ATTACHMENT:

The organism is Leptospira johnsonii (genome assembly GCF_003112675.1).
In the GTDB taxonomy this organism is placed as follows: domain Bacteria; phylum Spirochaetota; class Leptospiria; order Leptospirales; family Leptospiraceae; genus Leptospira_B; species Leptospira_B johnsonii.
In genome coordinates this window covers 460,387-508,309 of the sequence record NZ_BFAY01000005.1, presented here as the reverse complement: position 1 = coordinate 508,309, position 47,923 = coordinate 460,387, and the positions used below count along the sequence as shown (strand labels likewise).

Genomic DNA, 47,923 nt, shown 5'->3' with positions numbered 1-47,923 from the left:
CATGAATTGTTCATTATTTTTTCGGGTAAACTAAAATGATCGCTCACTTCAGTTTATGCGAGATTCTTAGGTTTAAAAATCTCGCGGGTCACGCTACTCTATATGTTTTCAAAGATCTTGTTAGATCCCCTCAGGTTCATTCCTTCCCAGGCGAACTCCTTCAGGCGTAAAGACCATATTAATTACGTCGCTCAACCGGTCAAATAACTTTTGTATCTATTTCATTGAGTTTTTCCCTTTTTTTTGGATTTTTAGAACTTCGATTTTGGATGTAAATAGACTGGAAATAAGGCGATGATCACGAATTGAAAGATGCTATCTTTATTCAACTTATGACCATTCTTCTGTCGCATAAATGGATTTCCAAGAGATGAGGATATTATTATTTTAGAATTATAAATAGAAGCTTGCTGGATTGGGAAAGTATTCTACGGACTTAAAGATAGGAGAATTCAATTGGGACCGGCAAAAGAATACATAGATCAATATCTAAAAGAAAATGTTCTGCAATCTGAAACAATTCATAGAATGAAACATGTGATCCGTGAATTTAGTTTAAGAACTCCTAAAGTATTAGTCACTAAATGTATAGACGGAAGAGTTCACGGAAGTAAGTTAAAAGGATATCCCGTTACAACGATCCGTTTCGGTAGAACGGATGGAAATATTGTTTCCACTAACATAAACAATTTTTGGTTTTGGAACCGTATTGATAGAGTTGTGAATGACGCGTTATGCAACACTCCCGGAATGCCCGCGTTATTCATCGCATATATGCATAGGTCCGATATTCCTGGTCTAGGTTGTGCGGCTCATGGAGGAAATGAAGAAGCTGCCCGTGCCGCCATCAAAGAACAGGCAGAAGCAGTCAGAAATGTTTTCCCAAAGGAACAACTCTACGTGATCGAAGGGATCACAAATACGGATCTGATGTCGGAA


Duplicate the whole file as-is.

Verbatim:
The organism is Leptospira johnsonii (genome assembly GCF_003112675.1).
In the GTDB taxonomy this organism is placed as follows: domain Bacteria; phylum Spirochaetota; class Leptospiria; order Leptospirales; family Leptospiraceae; genus Leptospira_B; species Leptospira_B johnsonii.
In genome coordinates this window covers 460,387-508,309 of the sequence record NZ_BFAY01000005.1, presented here as the reverse complement: position 1 = coordinate 508,309, position 47,923 = coordinate 460,387, and the positions used below count along the sequence as shown (strand labels likewise).

Genomic DNA, 47,923 nt, shown 5'->3' with positions numbered 1-47,923 from the left:
CATGAATTGTTCATTATTTTTTCGGGTAAACTAAAATGATCGCTCACTTCAGTTTATGCGAGATTCTTAGGTTTAAAAATCTCGCGGGTCACGCTACTCTATATGTTTTCAAAGATCTTGTTAGATCCCCTCAGGTTCATTCCTTCCCAGGCGAACTCCTTCAGGCGTAAAGACCATATTAATTACGTCGCTCAACCGGTCAAATAACTTTTGTATCTATTTCATTGAGTTTTTCCCTTTTTTTTGGATTTTTAGAACTTCGATTTTGGATGTAAATAGACTGGAAATAAGGCGATGATCACGAATTGAAAGATGCTATCTTTATTCAACTTATGACCATTCTTCTGTCGCATAAATGGATTTCCAAGAGATGAGGATATTATTATTTTAGAATTATAAATAGAAGCTTGCTGGATTGGGAAAGTATTCTACGGACTTAAAGATAGGAGAATTCAATTGGGACCGGCAAAAGAATACATAGATCAATATCTAAAAGAAAATGTTCTGCAATCTGAAACAATTCATAGAATGAAACATGTGATCCGTGAATTTAGTTTAAGAACTCCTAAAGTATTAGTCACTAAATGTATAGACGGAAGAGTTCACGGAAGTAAGTTAAAAGGATATCCCGTTACAACGATCCGTTTCGGTAGAACGGATGGAAATATTGTTTCCACTAACATAAACAATTTTTGGTTTTGGAACCGTATTGATAGAGTTGTGAATGACGCGTTATGCAACACTCCCGGAATGCCCGCGTTATTCATCGCATATATGCATAGGTCCGATATTCCTGGTCTAGGTTGTGCGGCTCATGGAGGAAATGAAGAAGCTGCCCGTGCCGCCATCAAAGAACAGGCAGAAGCAGTCAGAAATGTTTTCCCAAAGGAACAACTCTACGTGATCGAAGGGATCACAAATACGGATCTGATGTCGGAA